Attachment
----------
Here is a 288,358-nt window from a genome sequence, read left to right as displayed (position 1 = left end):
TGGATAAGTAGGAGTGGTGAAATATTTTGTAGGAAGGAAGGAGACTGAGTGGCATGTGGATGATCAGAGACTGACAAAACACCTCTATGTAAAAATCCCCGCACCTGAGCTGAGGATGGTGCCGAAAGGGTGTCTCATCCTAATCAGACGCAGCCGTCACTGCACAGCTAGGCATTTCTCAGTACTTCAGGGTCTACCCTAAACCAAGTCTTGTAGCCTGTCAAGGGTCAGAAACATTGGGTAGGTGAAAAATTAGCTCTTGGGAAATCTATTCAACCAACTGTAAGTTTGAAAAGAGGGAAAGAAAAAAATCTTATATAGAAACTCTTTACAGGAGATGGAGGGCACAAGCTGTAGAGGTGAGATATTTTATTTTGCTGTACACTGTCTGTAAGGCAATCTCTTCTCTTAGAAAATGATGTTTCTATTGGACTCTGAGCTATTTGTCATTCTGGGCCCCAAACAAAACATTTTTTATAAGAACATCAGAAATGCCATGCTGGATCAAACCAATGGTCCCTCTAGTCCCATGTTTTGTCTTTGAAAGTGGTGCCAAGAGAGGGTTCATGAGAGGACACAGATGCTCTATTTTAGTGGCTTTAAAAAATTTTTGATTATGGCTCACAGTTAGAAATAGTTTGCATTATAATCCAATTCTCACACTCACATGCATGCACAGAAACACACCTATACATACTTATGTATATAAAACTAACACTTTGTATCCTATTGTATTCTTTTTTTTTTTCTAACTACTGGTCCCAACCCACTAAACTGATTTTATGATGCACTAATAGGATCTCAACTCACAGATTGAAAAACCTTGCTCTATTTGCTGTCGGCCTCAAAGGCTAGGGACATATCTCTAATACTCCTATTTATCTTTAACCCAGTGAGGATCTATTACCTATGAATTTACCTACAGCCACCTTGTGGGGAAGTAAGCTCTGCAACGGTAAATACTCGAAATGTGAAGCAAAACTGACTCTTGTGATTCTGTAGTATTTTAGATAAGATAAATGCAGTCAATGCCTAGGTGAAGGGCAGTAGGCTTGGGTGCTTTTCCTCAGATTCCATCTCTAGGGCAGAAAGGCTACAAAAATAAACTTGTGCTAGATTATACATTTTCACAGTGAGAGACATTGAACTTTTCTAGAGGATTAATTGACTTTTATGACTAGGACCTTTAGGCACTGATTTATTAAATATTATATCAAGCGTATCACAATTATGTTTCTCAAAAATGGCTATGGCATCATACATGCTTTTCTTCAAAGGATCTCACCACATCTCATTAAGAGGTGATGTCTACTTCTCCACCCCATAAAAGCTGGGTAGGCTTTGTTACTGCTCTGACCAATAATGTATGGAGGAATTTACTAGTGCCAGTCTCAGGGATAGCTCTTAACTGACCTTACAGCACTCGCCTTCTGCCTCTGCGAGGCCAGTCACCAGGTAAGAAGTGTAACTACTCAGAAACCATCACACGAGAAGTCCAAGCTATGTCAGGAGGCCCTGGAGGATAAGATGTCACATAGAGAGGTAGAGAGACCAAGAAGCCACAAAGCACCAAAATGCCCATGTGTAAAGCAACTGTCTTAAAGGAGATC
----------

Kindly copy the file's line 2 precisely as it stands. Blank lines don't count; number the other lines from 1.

TGGATAAGTAGGAGTGGTGAAATATTTTGTAGGAAGGAAGGAGACTGAGTGGCATGTGGATGATCAGAGACTGACAAAACACCTCTATGTAAAAATCCCCGCACCTGAGCTGAGGATGGTGCCGAAAGGGTGTCTCATCCTAATCAGACGCAGCCGTCACTGCACAGCTAGGCATTTCTCAGTACTTCAGGGTCTACCCTAAACCAAGTCTTGTAGCCTGTCAAGGGTCAGAAACATTGGGTAGGTGAAAAATTAGCTCTTGGGAAATCTATTCAACCAACTGTAAGTTTGAAAAGAGGGAAAGAAAAAAATCTTATATAGAAACTCTTTACAGGAGATGGAGGGCACAAGCTGTAGAGGTGAGATATTTTATTTTGCTGTACACTGTCTGTAAGGCAATCTCTTCTCTTAGAAAATGATGTTTCTATTGGACTCTGAGCTATTTGTCATTCTGGGCCCCAAACAAAACATTTTTTATAAGAACATCAGAAATGCCATGCTGGATCAAACCAATGGTCCCTCTAGTCCCATGTTTTGTCTTTGAAAGTGGTGCCAAGAGAGGGTTCATGAGAGGACACAGATGCTCTATTTTAGTGGCTTTAAAAAATTTTTGATTATGGCTCACAGTTAGAAATAGTTTGCATTATAATCCAATTCTCACACTCACATGCATGCACAGAAACACACCTATACATACTTATGTATATAAAACTAACACTTTGTATCCTATTGTATTCTTTTTTTTTTTCTAACTACTGGTCCCAACCCACTAAACTGATTTTATGATGCACTAATAGGATCTCAACTCACAGATTGAAAAACCTTGCTCTATTTGCTGTCGGCCTCAAAGGCTAGGGACATATCTCTAATACTCCTATTTATCTTTAACCCAGTGAGGATCTATTACCTATGAATTTACCTACAGCCACCTTGTGGGGAAGTAAGCTCTGCAACGGTAAATACTCGAAATGTGAAGCAAAACTGACTCTTGTGATTCTGTAGTATTTTAGATAAGATAAATGCAGTCAATGCCTAGGTGAAGGGCAGTAGGCTTGGGTGCTTTTCCTCAGATTCCATCTCTAGGGCAGAAAGGCTACAAAAATAAACTTGTGCTAGATTATACATTTTCACAGTGAGAGACATTGAACTTTTCTAGAGGATTAATTGACTTTTATGACTAGGACCTTTAGGCACTGATTTATTAAATATTATATCAAGCGTATCACAATTATGTTTCTCAAAAATGGCTATGGCATCATACATGCTTTTCTTCAAAGGATCTCACCACATCTCATTAAGAGGTGATGTCTACTTCTCCACCCCATAAAAGCTGGGTAGGCTTTGTTACTGCTCTGACCAATAATGTATGGAGGAATTTACTAGTGCCAGTCTCAGGGATAGCTCTTAACTGACCTTACAGCACTCGCCTTCTGCCTCTGCGAGGCCAGTCACCAGGTAAGAAGTGTAACTACTCAGAAACCATCACACGAGAAGTCCAAGCTATGTCAGGAGGCCCTGGAGGATAAGATGTCACATAGAGAGGTAGAGAGACCAAGAAGCCACAAAGCACCAAAATGCCCATGTGTAAAGCAACTGTCTTAAAGGAGATC